You can try, but success is not always the outcome. The colony could be 10 feet or more from the entrance and using commercially available poisons may not be successful. Paying a professional exterminator may be more expensive than having them removed. Even the professionals don’t have a 100% success rate. In fact, many exterminators would rather refer you to a beekeeper that does removals. Even if you are successful in killing them, that is just the start of your battle. Not only are you exposing yourself, your children, and pets to the poisons you have soaked your house with, but you now have a wall or ceiling full of dead bees, larvae, pollen, wax, and honey. Honey has high hygroscopic properties, which means it will absorb moisture out of the air. This will cause the honey to ferment and seep through drywall. Once drywall is damaged, it will not hold paint, and must be replaced. The dead bees and fermenting honey will start to smell and attract other pests like ants, mice, rats, moths, beetles, etc. Please keep in mind that once you try poisoning the bees, there is no turning back. I know of no beekeeper that will remove bees that have been treated with poison.
Honeybees will be introduced into a traditional beehive and placed in an isolated apiary for observation. Once the colony becomes established in their new home and show no signs of disease or pest infestation, they will be moved into a communal apiary. Many times the bees will need to be fed to help them recover and rebuild from the removal or trapping.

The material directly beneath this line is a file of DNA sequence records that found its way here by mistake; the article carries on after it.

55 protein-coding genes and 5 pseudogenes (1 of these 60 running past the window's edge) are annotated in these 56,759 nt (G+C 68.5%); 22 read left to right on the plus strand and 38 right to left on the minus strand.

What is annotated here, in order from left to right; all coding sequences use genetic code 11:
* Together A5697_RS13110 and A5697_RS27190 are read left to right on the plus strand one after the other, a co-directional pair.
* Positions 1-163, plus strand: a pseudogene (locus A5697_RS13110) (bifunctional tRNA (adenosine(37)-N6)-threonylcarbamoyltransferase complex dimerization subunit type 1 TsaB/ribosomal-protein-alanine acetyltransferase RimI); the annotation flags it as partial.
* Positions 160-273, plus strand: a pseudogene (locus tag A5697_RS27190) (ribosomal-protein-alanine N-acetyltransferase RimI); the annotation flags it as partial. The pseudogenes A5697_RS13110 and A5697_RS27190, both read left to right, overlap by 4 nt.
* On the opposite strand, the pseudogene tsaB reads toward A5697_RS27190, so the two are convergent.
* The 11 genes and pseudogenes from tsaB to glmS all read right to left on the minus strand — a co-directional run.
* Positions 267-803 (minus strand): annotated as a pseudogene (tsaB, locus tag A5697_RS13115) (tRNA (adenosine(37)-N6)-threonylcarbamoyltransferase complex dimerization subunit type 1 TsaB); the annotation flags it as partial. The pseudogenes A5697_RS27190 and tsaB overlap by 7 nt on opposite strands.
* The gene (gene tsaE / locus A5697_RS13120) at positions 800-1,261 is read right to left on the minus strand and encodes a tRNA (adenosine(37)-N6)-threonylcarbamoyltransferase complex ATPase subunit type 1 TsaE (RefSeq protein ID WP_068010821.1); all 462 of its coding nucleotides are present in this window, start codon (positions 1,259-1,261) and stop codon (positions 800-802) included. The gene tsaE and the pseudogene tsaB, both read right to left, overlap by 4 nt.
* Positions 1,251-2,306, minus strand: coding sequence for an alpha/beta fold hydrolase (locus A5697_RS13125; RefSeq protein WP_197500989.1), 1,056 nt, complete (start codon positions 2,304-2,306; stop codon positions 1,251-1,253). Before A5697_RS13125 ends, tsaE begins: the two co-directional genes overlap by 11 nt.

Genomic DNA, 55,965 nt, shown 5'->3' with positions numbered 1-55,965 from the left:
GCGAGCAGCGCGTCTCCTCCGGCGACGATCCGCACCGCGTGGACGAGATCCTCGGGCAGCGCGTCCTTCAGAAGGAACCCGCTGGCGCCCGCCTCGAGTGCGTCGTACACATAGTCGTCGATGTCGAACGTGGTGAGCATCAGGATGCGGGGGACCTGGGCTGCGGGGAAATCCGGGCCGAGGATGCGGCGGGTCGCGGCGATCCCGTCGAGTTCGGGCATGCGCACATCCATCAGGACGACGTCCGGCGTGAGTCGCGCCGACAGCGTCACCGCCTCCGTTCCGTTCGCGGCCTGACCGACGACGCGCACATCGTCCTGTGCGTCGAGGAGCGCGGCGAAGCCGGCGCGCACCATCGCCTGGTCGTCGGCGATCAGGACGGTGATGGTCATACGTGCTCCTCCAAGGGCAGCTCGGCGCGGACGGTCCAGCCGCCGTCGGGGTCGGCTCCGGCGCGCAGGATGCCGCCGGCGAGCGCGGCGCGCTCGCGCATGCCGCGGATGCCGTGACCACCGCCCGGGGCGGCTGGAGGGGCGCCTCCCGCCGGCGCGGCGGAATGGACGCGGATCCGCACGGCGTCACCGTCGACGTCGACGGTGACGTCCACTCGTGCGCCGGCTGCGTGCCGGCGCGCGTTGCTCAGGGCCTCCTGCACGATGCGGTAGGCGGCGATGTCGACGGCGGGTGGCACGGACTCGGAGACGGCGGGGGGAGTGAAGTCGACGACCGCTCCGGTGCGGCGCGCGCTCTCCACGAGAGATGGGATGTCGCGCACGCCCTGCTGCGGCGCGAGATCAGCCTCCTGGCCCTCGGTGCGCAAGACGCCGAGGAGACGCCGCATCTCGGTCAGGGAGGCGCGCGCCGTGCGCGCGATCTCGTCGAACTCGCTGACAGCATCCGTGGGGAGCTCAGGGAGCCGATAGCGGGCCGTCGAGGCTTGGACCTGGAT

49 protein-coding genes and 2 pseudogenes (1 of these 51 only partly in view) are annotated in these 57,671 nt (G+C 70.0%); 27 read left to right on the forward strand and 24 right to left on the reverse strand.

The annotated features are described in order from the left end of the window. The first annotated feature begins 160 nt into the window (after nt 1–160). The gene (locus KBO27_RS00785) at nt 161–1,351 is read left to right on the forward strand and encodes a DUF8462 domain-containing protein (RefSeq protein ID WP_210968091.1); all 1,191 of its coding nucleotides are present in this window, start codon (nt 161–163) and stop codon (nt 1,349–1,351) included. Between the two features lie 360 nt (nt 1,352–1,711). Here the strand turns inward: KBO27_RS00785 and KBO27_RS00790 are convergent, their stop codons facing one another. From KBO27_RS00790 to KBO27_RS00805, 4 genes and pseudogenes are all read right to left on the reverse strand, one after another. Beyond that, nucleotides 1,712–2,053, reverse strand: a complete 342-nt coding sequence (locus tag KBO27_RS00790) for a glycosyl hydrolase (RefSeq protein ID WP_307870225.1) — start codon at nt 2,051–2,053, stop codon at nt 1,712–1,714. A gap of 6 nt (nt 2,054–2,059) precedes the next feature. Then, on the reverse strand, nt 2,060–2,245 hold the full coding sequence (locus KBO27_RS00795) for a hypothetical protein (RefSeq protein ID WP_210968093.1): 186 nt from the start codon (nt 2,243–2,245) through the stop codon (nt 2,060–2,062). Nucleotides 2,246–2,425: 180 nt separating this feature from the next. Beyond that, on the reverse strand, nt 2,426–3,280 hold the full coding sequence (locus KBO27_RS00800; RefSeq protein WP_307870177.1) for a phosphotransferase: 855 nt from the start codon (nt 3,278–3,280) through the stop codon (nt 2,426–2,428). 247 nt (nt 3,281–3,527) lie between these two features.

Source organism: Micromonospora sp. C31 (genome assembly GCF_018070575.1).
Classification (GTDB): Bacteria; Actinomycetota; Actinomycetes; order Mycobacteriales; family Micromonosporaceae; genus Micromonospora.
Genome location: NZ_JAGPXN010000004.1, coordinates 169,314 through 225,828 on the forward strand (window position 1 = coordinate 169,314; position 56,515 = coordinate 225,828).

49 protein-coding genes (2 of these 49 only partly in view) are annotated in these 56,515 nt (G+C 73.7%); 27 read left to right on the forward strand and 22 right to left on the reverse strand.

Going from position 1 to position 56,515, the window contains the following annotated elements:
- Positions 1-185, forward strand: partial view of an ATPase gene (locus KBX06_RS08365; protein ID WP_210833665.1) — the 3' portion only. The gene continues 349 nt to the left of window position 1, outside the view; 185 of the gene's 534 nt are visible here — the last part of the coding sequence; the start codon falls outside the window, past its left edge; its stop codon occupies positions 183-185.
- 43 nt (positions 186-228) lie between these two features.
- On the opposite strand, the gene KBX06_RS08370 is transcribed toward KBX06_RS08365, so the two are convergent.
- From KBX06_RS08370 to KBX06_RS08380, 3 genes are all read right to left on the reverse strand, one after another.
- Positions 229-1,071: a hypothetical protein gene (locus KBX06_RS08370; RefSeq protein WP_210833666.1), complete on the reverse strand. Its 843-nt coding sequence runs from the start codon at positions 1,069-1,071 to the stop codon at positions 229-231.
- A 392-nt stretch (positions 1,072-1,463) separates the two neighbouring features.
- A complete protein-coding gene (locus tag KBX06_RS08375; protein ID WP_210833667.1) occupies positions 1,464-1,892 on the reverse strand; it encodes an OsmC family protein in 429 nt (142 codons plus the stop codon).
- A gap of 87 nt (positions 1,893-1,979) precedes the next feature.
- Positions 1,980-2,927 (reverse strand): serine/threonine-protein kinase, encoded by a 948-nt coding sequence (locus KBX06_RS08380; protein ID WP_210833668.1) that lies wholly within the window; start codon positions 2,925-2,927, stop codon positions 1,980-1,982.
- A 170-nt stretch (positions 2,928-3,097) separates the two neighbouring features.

All other types of bees will be disposed of in a safe and humane manner without the use of poisons or pesticides. We are currently in the process of making arrangements to provide these bees to a laboratory that will use the bee venom for sting-allergic patients.
Yes and no. The heart of the colony is the queen. Without the queen a colony will dwindle and die out. Capturing the queen in physical removals is about a 50/50 chance. When trapping a colony, a lure queen needs to be purchased, as the original queen will be killed/die off. There is also the inherent risk that the colony is diseased. Packages of bees (inspected and disease free) can be purchased for about $50, therefore the effort to remove/trap bees is not worth it for just the value of the bees. Low hanging swarms, because of the ease of capture, is the only situation where the effort is worth the value of the bees.
We have no problem leaving you a section of comb honey to enjoy, but the remainder of the comb and honey must be taken for the bees to use. The comb will be inserted in wooden frames and given back to the bees in the new hive. The honey will be fed back to them so they can replace the comb that was damaged and feed the developing young bees as they recover from the removal.
Absolutely! There are never enough beekeepers. If you would like to get started with your swarm or removal, we will gladly provide mentoring. We can even help set you up with the needed equipment and supplies.
Simple answer is NO. All of our methods involve removing the bees alive. We don’t believe in the unnecessary use of poisons and pesticides due to the damage they cause to the environment. I wouldn't use them in my home or expose my family to them, so I will not use them in your home either. After the removal, I will instruct you on how to rid yourself of any stragglers that may be left behind in a safe manner.
Think twice before you decide to kill honeybees. They are vital to our food supply. Roughly 30% of the food you eat has been pollinated by honeybees. If you have been following the news lately, you are probably aware of the perils that the honeybee is facing with Colony Collapse Disorder and the effects it can cause to our food supply.
Also, don’t underestimate the damage that can occur to your property if honeybees are not removed alive.
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